The academic question about whether it is possible to install the compile worker on ubuntu still stands though... I remember that, digging into, the compile worker would have been launched with mono, and launching complained about a missing dll. Tomorrow I might be more precise about the error I got.

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that is,

1669762215_Screenshotfrom2021-11-1410-09-23.png.ffc448fde0b2a2a0d6df7b4cb35e96c9.png

$ /bin/bash -c 'cd /usr/local/natinst/nifpgacompileworker/ && /usr/local/natinst/nifpgacompileworker/cw_wrapper.sh mono /usr/local/natinst/nifpgacompileworker/CompileWorker.exe'

Unhandled Exception:
System.TypeInitializationException: An exception was thrown by the type initializer for System.Drawing.GDIPlus ---> System.DllNotFoundException: libgdiplus.so
  at (wrapper managed-to-native) System.Drawing.GDIPlus:GdiplusStartup (ulong&,System.Drawing.GdiplusStartupInput&,System.Drawing.GdiplusStartupOutput&)
  at System.Drawing.GDIPlus..cctor () [0x00000] in <filename unknown>:0 
  --- End of inner exception stack trace ---
  at System.Drawing.Graphics.FromHdcInternal (IntPtr hdc) [0x00000] in <filename unknown>:0 
  at System.Windows.Forms.XplatUIX11.SetDisplay (IntPtr display_handle) [0x00000] in <filename unknown>:0 
  at System.Windows.Forms.XplatUIX11..ctor () [0x00000] in <filename unknown>:0 
  at System.Windows.Forms.XplatUIX11.GetInstance () [0x00000] in <filename unknown>:0 
  at System.Windows.Forms.XplatUI..cctor () [0x00000] in <filename unknown>:0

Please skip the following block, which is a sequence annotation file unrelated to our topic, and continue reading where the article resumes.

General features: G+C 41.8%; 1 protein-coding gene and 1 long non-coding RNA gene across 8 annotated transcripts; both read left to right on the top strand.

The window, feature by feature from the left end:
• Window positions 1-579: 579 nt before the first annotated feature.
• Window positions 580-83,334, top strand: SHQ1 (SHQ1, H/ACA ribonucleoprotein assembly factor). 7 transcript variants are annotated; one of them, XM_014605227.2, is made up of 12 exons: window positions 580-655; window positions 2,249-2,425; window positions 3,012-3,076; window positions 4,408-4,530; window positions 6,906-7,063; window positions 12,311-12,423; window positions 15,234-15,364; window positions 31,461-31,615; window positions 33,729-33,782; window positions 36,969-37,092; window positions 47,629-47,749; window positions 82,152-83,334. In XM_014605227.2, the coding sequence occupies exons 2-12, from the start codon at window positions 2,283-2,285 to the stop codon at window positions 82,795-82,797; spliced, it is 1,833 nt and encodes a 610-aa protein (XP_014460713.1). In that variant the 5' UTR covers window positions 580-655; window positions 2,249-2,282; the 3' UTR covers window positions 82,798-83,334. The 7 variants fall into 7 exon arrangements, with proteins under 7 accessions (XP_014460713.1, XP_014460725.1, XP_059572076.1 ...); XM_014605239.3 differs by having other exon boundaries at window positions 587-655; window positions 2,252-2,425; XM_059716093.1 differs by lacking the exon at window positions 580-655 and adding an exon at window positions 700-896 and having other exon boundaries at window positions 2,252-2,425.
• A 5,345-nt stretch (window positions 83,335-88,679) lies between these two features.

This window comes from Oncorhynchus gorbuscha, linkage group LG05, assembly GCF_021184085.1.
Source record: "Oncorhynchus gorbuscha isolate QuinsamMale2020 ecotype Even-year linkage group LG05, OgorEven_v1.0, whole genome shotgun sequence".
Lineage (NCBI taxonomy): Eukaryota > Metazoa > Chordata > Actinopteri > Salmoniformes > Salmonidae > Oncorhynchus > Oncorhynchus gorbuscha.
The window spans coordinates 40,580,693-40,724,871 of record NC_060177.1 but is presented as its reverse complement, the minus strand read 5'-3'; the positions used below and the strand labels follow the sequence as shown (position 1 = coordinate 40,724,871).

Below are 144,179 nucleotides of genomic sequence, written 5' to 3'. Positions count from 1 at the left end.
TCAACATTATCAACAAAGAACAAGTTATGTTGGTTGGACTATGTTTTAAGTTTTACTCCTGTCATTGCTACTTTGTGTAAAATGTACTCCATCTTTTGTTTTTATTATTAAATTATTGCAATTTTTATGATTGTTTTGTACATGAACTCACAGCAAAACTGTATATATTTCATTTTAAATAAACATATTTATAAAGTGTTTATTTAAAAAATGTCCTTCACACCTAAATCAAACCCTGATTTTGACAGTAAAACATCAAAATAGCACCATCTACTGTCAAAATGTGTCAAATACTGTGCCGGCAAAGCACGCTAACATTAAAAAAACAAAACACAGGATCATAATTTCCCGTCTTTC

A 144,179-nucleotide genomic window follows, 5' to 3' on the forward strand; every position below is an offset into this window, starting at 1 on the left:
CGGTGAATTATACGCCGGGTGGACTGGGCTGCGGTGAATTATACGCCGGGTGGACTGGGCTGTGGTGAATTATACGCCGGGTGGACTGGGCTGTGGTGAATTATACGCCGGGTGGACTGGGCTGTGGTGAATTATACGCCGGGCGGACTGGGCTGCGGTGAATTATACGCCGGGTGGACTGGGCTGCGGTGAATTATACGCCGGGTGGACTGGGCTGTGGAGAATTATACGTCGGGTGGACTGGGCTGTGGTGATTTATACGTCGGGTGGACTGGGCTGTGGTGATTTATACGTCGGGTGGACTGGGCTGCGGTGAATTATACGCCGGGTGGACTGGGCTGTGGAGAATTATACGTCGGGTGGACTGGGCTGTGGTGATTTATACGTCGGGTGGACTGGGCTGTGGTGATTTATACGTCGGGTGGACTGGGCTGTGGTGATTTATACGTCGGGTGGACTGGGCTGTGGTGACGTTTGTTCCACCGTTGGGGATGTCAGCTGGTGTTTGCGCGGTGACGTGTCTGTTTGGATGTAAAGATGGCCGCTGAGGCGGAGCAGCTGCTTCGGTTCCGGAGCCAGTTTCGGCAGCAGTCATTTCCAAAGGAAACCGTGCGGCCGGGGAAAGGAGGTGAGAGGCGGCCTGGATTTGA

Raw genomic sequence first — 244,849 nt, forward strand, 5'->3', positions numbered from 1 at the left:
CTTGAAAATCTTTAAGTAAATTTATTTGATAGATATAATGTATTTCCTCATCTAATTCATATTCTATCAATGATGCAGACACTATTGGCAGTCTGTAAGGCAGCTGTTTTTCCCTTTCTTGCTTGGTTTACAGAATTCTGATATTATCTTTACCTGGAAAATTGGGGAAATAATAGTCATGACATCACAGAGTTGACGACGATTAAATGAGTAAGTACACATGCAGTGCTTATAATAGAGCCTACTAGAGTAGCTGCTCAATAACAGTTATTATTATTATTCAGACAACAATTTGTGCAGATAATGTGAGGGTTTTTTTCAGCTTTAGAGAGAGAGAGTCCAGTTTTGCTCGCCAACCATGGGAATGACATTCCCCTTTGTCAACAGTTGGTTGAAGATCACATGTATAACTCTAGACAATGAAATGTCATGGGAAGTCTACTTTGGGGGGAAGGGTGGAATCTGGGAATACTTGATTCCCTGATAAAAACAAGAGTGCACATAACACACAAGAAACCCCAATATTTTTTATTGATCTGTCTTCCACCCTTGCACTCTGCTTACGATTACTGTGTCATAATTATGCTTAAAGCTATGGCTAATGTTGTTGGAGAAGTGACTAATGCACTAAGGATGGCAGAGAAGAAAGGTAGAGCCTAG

$ locate libgdiplus.so
/usr/local/natinst/mono/lib64/libgdiplus.so
/usr/local/natinst/mono/lib64/libgdiplus.so.0
/usr/local/natinst/mono/lib64/libgdiplus.so.0.0.0

Edited by ensegre
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On 11/14/2021 at 9:20 AM, ensegre said:

that is,

1669762215_Screenshotfrom2021-11-1410-09-23.png.ffc448fde0b2a2a0d6df7b4cb35e96c9.png

$ /bin/bash -c 'cd /usr/local/natinst/nifpgacompileworker/ && /usr/local/natinst/nifpgacompileworker/cw_wrapper.sh mono /usr/local/natinst/nifpgacompileworker/CompileWorker.exe'

Unhandled Exception:
System.TypeInitializationException: An exception was thrown by the type initializer for System.Drawing.GDIPlus ---> System.DllNotFoundException: libgdiplus.so
  at (wrapper managed-to-native) System.Drawing.GDIPlus:GdiplusStartup (ulong&,System.Drawing.GdiplusStartupInput&,System.Drawing.GdiplusStartupOutput&)
  at System.Drawing.GDIPlus..cctor () [0x00000] in <filename unknown>:0 
  --- End of inner exception stack trace ---
  at System.Drawing.Graphics.FromHdcInternal (IntPtr hdc) [0x00000] in <filename unknown>:0 
  at System.Windows.Forms.XplatUIX11.SetDisplay (IntPtr display_handle) [0x00000] in <filename unknown>:0 
  at System.Windows.Forms.XplatUIX11..ctor () [0x00000] in <filename unknown>:0 
  at System.Windows.Forms.XplatUIX11.GetInstance () [0x00000] in <filename unknown>:0 
  at System.Windows.Forms.XplatUI..cctor () [0x00000] in <filename unknown>:0
  
  
$ locate libgdiplus.so
/usr/local/natinst/mono/lib64/libgdiplus.so
/usr/local/natinst/mono/lib64/libgdiplus.so.0
/usr/local/natinst/mono/lib64/libgdiplus.so.0.0.0

Most likely that compile worker is a 32-bit application and you only have 64-bit libgdiplus installed?

Or another possibility, the /usr/local/natinst/mono/lib64 directory was not properly added to the /etc/ld.so.conf file and/or ldconfig was not executed afterwards

Edited by Rolf Kalbermatter
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The download page says that the package is for 32bit, but all the rpms provided in it are x86_64, and so assumes the INSTALL file at quick skimming through it; OTOH

$ file /usr/local/natinst/nifpgacompileworker/CompileWorker.exe
/usr/local/natinst/nifpgacompileworker/CompileWorker.exe: PE32 executable (GUI) Intel 80386 Mono/.Net assembly, for MS Windows

I added /usr/local/natinst/mono/lib64 to /etc/ld.so.conf and sudoed ldconfig, but I remained at the same point. I think I'll leave it as "whatever", for now, I see that for the project in question I have other compilation options, so I can live without. But thanks anyway for the feedback, Rolf!